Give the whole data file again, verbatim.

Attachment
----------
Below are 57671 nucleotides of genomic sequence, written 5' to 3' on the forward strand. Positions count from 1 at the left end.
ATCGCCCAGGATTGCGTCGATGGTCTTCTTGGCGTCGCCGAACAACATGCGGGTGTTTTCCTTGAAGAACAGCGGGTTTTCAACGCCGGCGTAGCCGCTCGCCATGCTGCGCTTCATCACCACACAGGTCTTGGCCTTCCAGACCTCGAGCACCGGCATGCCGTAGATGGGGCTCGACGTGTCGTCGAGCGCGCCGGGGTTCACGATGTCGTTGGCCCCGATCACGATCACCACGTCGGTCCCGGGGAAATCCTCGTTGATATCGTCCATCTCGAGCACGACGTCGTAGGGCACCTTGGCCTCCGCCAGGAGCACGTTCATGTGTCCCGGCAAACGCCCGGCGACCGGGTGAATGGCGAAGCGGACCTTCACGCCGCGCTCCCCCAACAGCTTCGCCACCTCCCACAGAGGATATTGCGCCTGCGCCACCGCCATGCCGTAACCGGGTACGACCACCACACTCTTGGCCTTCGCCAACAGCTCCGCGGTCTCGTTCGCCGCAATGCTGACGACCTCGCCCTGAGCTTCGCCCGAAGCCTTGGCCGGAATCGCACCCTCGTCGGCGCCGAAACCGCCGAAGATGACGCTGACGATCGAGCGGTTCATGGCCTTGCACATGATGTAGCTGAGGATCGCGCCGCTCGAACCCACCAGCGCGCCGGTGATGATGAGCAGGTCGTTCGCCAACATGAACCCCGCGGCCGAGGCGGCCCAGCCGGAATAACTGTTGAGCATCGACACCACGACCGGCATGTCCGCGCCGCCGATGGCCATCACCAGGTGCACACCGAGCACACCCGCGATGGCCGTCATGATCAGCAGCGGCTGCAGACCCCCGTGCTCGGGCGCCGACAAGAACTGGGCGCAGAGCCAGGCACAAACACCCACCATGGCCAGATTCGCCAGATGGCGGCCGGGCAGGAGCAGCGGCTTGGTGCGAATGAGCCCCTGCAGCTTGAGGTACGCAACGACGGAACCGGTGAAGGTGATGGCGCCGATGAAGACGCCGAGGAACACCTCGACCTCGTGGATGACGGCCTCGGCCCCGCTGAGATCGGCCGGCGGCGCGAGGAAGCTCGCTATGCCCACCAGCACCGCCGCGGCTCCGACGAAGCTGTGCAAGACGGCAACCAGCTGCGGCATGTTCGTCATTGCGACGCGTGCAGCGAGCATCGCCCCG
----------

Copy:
Below are 57671 nucleotides of genomic sequence, written 5' to 3' on the forward strand. Positions count from 1 at the left end.
ATCGCCCAGGATTGCGTCGATGGTCTTCTTGGCGTCGCCGAACAACATGCGGGTGTTTTCCTTGAAGAACAGCGGGTTTTCAACGCCGGCGTAGCCGCTCGCCATGCTGCGCTTCATCACCACACAGGTCTTGGCCTTCCAGACCTCGAGCACCGGCATGCCGTAGATGGGGCTCGACGTGTCGTCGAGCGCGCCGGGGTTCACGATGTCGTTGGCCCCGATCACGATCACCACGTCGGTCCCGGGGAAATCCTCGTTGATATCGTCCATCTCGAGCACGACGTCGTAGGGCACCTTGGCCTCCGCCAGGAGCACGTTCATGTGTCCCGGCAAACGCCCGGCGACCGGGTGAATGGCGAAGCGGACCTTCACGCCGCGCTCCCCCAACAGCTTCGCCACCTCCCACAGAGGATATTGCGCCTGCGCCACCGCCATGCCGTAACCGGGTACGACCACCACACTCTTGGCCTTCGCCAACAGCTCCGCGGTCTCGTTCGCCGCAATGCTGACGACCTCGCCCTGAGCTTCGCCCGAAGCCTTGGCCGGAATCGCACCCTCGTCGGCGCCGAAACCGCCGAAGATGACGCTGACGATCGAGCGGTTCATGGCCTTGCACATGATGTAGCTGAGGATCGCGCCGCTCGAACCCACCAGCGCGCCGGTGATGATGAGCAGGTCGTTCGCCAACATGAACCCCGCGGCCGAGGCGGCCCAGCCGGAATAACTGTTGAGCATCGACACCACGACCGGCATGTCCGCGCCGCCGATGGCCATCACCAGGTGCACACCGAGCACACCCGCGATGGCCGTCATGATCAGCAGCGGCTGCAGACCCCCGTGCTCGGGCGCCGACAAGAACTGGGCGCAGAGCCAGGCACAAACACCCACCATGGCCAGATTCGCCAGATGGCGGCCGGGCAGGAGCAGCGGCTTGGTGCGAATGAGCCCCTGCAGCTTGAGGTACGCAACGACGGAACCGGTGAAGGTGATGGCGCCGATGAAGACGCCGAGGAACACCTCGACCTCGTGGATGACGGCCTCGGCCCCGCTGAGATCGGCCGGCGGCGCGAGGAAGCTCGCTATGCCCACCAGCACCGCCGCGGCTCCGACGAAGCTGTGCAAGACGGCAACCAGCTGCGGCATGTTCGTCATTGCGACGCGTGCAGCGAGCATCGCCCCG